But here’s the contradiction that I’m sure few, if any, will pick up on. Bruscino goes on to make this claim:

During the trial, Bruscino described a continuum of bear behavior. A grizzly that encounters a human will flee 99 percent of the time, he said. After that, bear behavior might include disinterest in a human, curiosity followed by a retreat, stress behaviors such as excessive salivation and panting, bluff behavior such as false charges and finally an attack. (emphasis added)

Are we to believe bears flee 99% of the time? This is “expert” testimony. This is what may or may not result in charging a man of illegally killing a grizzly he thought would attack him. You can’t just willy-nilly toss out numbers when the conviction of a man is at stake. Or maybe some are just more concerned about the grizzly bears.

If we go back a bit further in the article, we find this interesting tidbit of information.

Last year, seven grizzly bears were killed by hunters and hikers in self-defense situations in the Greater Yellowstone Ecosystem.

Let’s disregard any notion that any of these people who killed grizzlies did so illegally. They must not have been driven by fear and clearly acted in self defense. Having said that, seven grizzlies were killed last year alone in the Greater Yellowstone Ecosystem. Wow! If 99% of bear/human encounters end up with the bear running away, then there must have been something in the order of 700 or more human/grizzly bear encounters. I would have to assume that these were only hunters and hikers as is stated being the ones who killed grizzlies IN SELF DEFENSE. How many hunters and hikers do we have to put in the woods in order to get that rare occurrence of 700 or more grizzly bear encounters?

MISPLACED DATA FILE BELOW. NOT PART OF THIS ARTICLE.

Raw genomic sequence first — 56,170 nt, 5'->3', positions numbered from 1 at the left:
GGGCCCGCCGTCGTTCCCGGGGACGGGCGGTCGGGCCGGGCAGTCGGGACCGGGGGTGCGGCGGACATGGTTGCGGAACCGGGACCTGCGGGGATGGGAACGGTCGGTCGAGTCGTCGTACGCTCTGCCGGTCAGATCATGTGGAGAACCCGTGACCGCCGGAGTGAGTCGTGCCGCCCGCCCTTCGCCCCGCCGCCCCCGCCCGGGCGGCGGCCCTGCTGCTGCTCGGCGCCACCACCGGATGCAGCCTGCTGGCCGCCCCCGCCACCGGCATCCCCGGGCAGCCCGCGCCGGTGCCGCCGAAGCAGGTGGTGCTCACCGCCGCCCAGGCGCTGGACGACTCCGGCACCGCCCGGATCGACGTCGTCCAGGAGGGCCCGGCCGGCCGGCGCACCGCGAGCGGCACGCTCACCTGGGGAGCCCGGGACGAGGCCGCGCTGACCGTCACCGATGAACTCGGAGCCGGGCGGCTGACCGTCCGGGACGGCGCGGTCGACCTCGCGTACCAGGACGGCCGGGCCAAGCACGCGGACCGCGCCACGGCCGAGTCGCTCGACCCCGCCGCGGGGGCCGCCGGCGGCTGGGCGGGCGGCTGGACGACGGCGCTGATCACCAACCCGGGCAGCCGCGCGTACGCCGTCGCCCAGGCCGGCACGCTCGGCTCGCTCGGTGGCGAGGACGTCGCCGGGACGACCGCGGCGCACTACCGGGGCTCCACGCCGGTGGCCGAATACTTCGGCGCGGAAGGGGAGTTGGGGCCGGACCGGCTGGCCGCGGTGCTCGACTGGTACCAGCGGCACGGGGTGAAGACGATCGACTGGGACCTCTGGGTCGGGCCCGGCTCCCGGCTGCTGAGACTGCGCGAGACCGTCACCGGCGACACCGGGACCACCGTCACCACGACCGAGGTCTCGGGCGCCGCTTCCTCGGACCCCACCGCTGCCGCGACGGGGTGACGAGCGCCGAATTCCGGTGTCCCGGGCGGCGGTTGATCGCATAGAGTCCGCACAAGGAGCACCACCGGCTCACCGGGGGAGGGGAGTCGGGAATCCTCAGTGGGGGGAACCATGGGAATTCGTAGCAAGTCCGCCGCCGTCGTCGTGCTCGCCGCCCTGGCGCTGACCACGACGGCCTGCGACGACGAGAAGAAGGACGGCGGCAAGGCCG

Isn’t that an awful lot of encounters? What are the odds of seeing a grizzly while in the Greater Yellowstone Ecosystem? The U.S. Fish and Wildlife Service says there were “more than 500″ grizzlies in the GYE in 2006. How many now? 800? 1000?

Maybe I fail to grasp the full understanding of the situation. The GYE is quite large and even if there were now 1,000 bears in the GYE and thousands of hikers and hunters covering that area in one year, that still is a lot of grizzly/human encounters and 7 bears ending up dead is a lot. Think of the number of grizzly spottings by hunters and hikers that never get reported.

Sorry, this just doesn’t add up for me. I’ve lived my whole life in the woods. For over 48 years I’ve hunted the woods of Maine, where there are far more black bears than are grizzly bears in the GYE. And some report that black bears are far more aggressive than grizzlies.

Maine is just over 21,000,000 acres in size with an estimated black bear population over 20,000. The Greater Yellowstone Ecosystem has been measured as big as 20,000,000 acres and perhaps as small as 4,000,000 acres, depending on which boundaries one uses to define the GYE, with a population of grizzlies probably around 1,000.

In my miles and miles of travel on foot in the Maine woods all these years, I’ve encountered black bears perhaps three times, all from considerable distance and none aware of my presence. (Note: I do not bear hunt)

So, I can only conclude that those people who shot seven grizzlies last year in self defense are either lying or it’s not accurate to say that 99% of the time bears will run away.

Tom Remington